Games

Heart Hunt.
Cut out of red, white, blue, yellow and green paper hearts ...

Step By Step
A bean bag or soft ball is needed for this game. All of the g...

Bean-bags
One of these is the old fashioned game of bean-bag. One rainy...

Whistles
With a sharp knife a very good whistle can be made of hazel o...

Other Games
Other garden games for boys will be found in the Picnic secti...

False Alarm
Two parallel lines are drawn on the ground, about 40 feet dis...

Circle Seat Relay
_10 to 60 players._ _Schoolroom._ This game starts wi...

Soap Bubble Battle
Two children act as captains, one of company A, the other of ...

Seeing the Old Home Town

Source: School, Church, and Home Games
Category: AN INDOOR SPORTS FAIR





Down the line next to the baseball diamond came the bowling alley,
where everyone who was not a fan or a golf fiend was taking a hand at
the sport. This alley was laid on a long board table, and the game
played with tenpins and small wooden balls. Six balls for a nickel they
sold here, and because the sport needed something to speed it up a bit
they linked it with the food table next door. The best cooks in town
presided over this. You paid your money for your tenpin balls, and
proceeded to run up a score by counting the numbers on the pins you
knocked down; the pins were set far apart to make it difficult. Then
you took your score to the food table, where certain numbers of points
brought you a glass of jelly, a can of mince-meat, a box of cookies, or
a jar of mayonnaise. That bowling alley certainly did appeal to the
women!

And if there was ever a more successful grab bag for the children than
the quoits game, the Ashton Welfare Committee wants to hear about it.
They called it a Good Luck booth for it had a horseshoe-shaped opening
with a row of numbered pegs across the back. The kiddies bought the
quoits, little wooden horseshoes cut from cigar-box wood, and tossed
them over a peg. The number of the peg corresponded to a numbered tag
which was handed out to be redeemed at the parcel-post window near the
aerial mail plane.

This aviator, by the way, was an official of the Cupid Airline, so he
advertised on his aeroplane, which was painted on a large curtain with
a hole cut out where the seat would be, and the wheel of an electric
fan poked through at the front and set going for a propeller. His mail
bag hung over the side of the car inside of which he stood in aviation
uniform, and for ten cents you could get your fortune in a small white
envelope out of the mail bag if you were a man, or in a pink envelope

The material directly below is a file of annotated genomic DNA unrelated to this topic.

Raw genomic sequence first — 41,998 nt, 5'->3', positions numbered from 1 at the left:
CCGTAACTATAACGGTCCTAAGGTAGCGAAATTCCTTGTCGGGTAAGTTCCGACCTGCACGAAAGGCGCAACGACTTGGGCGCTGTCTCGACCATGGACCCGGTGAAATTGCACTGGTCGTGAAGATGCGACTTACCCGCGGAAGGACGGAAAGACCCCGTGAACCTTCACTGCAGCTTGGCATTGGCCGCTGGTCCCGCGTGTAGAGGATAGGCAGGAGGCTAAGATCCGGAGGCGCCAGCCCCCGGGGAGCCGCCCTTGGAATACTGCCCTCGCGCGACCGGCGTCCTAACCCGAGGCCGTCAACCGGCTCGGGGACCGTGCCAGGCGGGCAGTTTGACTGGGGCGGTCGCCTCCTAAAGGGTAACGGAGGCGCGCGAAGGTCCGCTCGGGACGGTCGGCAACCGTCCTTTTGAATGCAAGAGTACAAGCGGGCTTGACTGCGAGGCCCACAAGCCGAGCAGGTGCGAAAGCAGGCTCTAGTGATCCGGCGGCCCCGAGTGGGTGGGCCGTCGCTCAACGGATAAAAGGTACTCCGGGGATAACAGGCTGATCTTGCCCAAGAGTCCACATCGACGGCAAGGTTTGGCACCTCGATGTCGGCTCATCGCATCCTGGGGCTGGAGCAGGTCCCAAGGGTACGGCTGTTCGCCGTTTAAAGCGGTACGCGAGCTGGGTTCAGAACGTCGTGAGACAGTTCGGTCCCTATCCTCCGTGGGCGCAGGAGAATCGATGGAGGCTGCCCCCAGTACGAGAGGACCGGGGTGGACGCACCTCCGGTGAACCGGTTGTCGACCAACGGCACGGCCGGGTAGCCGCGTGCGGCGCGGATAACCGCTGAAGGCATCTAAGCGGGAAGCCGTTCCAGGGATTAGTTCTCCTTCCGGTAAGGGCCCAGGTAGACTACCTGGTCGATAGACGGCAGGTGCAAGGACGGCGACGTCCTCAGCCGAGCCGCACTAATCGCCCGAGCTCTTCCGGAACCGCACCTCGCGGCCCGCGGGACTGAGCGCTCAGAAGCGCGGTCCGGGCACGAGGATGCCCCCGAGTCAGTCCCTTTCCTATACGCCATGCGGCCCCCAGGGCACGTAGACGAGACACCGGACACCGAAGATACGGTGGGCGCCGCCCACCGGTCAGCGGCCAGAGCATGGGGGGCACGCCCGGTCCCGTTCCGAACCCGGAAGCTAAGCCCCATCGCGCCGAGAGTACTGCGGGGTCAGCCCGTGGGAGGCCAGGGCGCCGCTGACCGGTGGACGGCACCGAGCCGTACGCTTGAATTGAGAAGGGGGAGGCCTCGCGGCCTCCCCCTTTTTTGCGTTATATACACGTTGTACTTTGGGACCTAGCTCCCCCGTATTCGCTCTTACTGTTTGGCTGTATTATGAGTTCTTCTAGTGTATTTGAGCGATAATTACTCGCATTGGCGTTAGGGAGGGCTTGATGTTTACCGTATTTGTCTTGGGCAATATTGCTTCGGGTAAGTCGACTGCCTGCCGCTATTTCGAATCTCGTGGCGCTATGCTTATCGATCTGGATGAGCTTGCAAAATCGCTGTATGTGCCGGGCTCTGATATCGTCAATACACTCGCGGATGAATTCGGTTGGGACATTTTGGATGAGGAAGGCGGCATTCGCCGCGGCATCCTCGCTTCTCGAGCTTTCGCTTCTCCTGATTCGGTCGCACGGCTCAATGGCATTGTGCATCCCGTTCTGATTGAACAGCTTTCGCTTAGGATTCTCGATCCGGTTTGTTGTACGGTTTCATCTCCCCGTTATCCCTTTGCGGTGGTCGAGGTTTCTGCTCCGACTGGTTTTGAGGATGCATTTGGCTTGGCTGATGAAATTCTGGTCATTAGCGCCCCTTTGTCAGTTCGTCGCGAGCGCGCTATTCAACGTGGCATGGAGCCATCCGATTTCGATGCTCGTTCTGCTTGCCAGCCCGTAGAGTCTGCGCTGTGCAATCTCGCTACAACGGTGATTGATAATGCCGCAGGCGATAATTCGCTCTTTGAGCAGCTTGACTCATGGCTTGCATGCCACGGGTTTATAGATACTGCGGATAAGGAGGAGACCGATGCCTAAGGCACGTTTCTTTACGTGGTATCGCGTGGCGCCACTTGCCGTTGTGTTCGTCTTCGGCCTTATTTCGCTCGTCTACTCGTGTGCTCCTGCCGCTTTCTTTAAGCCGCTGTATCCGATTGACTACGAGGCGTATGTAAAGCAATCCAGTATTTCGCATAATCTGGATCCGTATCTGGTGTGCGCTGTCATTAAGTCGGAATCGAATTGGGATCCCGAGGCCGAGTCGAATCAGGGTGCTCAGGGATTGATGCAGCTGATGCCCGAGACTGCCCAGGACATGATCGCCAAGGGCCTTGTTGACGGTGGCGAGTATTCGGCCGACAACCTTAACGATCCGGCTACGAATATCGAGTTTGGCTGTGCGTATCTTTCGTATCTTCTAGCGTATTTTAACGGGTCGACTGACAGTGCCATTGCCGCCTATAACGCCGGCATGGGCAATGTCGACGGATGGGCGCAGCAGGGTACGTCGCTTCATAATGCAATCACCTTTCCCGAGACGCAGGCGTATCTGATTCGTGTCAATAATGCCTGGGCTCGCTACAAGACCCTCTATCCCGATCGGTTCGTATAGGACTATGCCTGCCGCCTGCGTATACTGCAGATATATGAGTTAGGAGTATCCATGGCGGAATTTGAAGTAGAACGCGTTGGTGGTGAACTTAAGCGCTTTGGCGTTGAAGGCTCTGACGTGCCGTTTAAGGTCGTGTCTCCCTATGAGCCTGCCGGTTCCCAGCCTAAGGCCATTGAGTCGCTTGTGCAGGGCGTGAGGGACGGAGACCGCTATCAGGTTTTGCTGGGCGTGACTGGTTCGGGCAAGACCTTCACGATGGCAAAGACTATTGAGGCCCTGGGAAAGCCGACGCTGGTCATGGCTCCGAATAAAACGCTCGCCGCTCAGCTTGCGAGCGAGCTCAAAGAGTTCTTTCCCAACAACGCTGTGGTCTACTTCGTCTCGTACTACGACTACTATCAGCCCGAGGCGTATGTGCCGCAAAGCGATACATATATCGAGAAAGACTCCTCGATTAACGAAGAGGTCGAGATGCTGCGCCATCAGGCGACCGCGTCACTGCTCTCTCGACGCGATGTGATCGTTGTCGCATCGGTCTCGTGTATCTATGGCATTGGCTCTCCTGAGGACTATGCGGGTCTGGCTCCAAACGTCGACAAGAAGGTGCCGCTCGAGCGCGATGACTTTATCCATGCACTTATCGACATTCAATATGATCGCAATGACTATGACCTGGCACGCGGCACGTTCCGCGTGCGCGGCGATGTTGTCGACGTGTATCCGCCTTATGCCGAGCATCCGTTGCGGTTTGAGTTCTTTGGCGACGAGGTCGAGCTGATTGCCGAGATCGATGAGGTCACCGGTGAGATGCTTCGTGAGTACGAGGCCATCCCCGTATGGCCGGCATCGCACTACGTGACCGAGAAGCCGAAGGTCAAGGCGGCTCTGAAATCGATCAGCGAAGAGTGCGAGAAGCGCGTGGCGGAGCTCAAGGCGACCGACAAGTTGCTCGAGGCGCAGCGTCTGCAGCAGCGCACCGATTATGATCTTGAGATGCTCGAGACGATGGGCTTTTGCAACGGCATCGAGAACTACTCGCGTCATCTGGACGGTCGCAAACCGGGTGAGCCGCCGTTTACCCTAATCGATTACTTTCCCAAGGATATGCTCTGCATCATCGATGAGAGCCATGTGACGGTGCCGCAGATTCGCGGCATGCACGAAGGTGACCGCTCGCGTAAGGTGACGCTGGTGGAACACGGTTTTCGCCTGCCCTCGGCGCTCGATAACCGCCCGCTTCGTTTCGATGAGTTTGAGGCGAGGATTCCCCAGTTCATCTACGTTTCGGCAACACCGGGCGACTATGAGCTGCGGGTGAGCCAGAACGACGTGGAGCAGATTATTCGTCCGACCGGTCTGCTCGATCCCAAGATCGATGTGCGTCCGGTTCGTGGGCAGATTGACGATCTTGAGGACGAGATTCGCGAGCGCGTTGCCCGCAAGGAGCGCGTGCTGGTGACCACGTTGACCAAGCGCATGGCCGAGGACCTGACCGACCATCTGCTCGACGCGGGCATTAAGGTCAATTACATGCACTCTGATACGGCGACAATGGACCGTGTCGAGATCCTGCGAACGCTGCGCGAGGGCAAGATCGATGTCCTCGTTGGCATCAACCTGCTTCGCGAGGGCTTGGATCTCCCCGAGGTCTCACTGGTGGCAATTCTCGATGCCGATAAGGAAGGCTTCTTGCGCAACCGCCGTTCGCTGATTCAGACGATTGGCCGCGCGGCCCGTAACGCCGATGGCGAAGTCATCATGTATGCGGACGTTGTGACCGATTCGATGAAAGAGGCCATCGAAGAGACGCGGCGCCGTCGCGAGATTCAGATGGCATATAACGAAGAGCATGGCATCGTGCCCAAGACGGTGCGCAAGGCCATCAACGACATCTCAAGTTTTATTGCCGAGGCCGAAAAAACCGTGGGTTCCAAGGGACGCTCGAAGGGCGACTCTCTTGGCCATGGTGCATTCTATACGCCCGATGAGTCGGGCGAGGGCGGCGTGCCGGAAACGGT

if you were a girl.

But say, for a real scream, you had to take a sight-seeing trip in the
auto! It was worth twice the toll. Dottie Earle had charge of it, and
she made one of the funniest guides you ever heard. "This way, ladies
and gentlemen," she would shout through her megaphone; "get your
tickets for a tour of the city in the most magnificently equipped
sight-seeing autos that ever ran on three wheels and one cylinder! Only
twenty-five cents, two bits a ride! See the birthplace of Ashton's
mayor, the history of Ashton's past, its chief industries," and so on.

When her tourists assembled in front of her machine, which was a real
car, at least the front half of one, an old relic which the garage had
just about decided to scrap, its latter half hidden behind a dark
curtain, Dottie led them back of the curtain where the sights of Ashton
were hidden. In another black curtain were a series of holes not any
larger than a quarter, and behind each was one of the sights, a cradle,
a picture of the town dump, a scrubbing brush and a large pen-knife for
the sights already mentioned. For the Home Team she had a snapshot of
the Warren twins, for the competitor of the Herald, a telephone, and so
on with eight other "hits" on town topics and characters. So many
guffaws and squeals of laughter came from behind the curtain that they
had to call in a "traffic cop" to keep the crowd outside quiet.

The "traffic cops," by the way, were boy scouts. They had dark blue
costumes of cheap drill, trimmed with white braid, and wore white
cotton gloves and shiny badges. They really did have power invested in
them by the committee to preserve order and keep the crowds moving. At
one point they were allowed to stand with a semaphore and hold up the
crowd, not allowing anyone to pass who could not show a certain number
of tags from the various booths. This tag system was to insure that all
would play fair, for there was so much fun just watching other folks
spend money that the tightwads might never have taken their hands out
of their pockets or opened their purses.





Next: A Racket Around the Candy Booth

Previous: "The Midnight Ride"Quiet Games



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